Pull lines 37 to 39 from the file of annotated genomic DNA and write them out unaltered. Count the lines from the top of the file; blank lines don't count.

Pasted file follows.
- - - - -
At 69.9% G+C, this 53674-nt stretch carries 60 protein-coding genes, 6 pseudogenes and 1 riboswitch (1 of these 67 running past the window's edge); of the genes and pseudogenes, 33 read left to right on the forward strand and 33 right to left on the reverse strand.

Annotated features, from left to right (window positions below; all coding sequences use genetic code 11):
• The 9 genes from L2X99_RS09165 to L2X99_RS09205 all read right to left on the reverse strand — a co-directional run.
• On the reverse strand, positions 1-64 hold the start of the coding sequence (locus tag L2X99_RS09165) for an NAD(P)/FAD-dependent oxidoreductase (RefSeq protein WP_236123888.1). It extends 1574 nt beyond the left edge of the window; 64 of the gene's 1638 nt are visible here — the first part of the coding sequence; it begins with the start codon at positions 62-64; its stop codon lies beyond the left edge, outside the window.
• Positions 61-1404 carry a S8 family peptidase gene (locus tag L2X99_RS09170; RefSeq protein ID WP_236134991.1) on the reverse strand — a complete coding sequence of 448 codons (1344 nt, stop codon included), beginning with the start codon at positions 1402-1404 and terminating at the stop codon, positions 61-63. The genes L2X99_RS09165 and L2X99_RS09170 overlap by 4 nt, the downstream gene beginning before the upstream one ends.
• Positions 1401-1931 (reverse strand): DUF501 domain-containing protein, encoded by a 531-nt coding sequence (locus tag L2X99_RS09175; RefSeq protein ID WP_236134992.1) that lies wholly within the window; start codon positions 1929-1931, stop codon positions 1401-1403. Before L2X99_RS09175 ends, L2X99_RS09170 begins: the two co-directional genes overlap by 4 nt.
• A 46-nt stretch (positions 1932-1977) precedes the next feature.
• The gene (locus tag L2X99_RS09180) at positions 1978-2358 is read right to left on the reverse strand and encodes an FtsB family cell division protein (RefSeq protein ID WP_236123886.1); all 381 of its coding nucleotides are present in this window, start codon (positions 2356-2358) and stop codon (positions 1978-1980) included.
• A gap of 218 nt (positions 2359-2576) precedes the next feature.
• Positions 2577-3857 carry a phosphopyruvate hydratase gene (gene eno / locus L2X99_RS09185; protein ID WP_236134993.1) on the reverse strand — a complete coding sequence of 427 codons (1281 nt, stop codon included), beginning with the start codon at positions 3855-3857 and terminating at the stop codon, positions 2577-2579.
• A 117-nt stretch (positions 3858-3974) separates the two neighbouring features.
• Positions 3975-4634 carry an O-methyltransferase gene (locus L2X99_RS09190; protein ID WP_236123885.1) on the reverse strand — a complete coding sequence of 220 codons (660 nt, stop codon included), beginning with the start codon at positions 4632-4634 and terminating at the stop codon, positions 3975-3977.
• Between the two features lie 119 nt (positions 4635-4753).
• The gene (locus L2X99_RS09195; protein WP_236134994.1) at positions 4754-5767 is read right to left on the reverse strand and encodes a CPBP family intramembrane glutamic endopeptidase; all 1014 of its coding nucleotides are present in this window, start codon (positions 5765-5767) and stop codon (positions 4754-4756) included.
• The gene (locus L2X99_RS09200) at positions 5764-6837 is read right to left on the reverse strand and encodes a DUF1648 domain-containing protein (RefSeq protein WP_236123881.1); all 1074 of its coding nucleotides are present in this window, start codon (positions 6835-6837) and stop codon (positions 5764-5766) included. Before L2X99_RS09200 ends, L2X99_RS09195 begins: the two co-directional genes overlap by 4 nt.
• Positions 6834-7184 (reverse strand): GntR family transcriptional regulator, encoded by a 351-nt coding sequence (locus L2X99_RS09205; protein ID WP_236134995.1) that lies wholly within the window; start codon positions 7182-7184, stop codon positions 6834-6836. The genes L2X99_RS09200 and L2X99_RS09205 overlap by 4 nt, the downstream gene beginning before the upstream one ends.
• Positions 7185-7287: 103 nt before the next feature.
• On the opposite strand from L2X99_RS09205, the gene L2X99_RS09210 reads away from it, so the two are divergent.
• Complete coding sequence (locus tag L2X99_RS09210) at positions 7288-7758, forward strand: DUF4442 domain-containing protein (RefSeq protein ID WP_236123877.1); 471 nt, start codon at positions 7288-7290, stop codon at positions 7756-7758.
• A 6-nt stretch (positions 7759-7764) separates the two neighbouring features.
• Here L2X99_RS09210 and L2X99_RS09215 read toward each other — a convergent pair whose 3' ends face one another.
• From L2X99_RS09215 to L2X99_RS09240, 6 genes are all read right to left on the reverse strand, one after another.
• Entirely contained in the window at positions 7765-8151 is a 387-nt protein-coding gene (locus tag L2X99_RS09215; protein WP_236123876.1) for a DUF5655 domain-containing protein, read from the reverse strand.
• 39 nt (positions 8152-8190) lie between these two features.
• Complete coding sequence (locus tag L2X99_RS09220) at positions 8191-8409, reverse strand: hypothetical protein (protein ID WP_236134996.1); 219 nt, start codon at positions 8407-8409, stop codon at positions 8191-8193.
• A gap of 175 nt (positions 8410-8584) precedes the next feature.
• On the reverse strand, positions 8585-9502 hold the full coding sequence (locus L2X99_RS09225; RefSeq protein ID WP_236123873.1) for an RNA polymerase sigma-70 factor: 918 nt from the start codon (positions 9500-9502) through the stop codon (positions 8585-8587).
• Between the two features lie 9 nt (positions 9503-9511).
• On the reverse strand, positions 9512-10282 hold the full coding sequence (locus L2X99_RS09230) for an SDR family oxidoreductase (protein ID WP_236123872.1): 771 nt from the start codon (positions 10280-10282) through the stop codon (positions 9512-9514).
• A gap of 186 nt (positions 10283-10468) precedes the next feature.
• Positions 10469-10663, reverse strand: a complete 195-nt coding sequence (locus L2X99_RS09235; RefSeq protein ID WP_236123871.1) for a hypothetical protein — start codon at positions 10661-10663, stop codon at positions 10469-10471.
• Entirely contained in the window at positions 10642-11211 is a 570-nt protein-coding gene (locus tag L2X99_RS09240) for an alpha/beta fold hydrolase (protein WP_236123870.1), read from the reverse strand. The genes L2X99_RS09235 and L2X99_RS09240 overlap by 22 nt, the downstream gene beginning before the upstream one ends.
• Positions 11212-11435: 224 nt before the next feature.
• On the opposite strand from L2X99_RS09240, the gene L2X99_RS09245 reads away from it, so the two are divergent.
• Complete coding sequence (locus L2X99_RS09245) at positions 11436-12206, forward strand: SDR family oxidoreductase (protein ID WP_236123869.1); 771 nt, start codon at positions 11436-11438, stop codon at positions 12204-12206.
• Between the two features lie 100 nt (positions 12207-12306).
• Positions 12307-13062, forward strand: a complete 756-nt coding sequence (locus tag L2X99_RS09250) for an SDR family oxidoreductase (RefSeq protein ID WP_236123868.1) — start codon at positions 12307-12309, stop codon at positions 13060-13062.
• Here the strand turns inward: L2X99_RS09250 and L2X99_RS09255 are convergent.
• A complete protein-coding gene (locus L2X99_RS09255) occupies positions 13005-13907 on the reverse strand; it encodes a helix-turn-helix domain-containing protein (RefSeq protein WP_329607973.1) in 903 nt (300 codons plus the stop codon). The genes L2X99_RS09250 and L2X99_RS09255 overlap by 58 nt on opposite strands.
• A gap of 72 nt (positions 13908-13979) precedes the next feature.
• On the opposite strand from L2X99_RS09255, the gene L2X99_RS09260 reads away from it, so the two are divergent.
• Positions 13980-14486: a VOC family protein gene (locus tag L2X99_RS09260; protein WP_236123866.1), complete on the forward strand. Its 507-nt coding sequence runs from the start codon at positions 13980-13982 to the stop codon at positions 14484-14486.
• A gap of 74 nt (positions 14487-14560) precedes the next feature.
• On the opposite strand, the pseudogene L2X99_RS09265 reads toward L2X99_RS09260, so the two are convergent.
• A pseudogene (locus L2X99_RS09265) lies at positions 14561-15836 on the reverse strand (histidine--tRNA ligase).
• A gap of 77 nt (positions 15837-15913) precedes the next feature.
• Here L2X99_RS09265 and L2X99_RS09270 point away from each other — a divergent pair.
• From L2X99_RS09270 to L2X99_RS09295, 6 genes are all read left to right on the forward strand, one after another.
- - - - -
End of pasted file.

• Positions 12307-13062, forward strand: a complete 756-nt coding sequence (locus tag L2X99_RS09250) for an SDR family oxidoreductase (RefSeq protein ID WP_236123868.1) — start codon at positions 12307-12309, stop codon at positions 13060-13062.
• Here the strand turns inward: L2X99_RS09250 and L2X99_RS09255 are convergent.
• A complete protein-coding gene (locus L2X99_RS09255) occupies positions 13005-13907 on the reverse strand; it encodes a helix-turn-helix domain-containing protein (RefSeq protein WP_329607973.1) in 903 nt (300 codons plus the stop codon). The genes L2X99_RS09250 and L2X99_RS09255 overlap by 58 nt on opposite strands.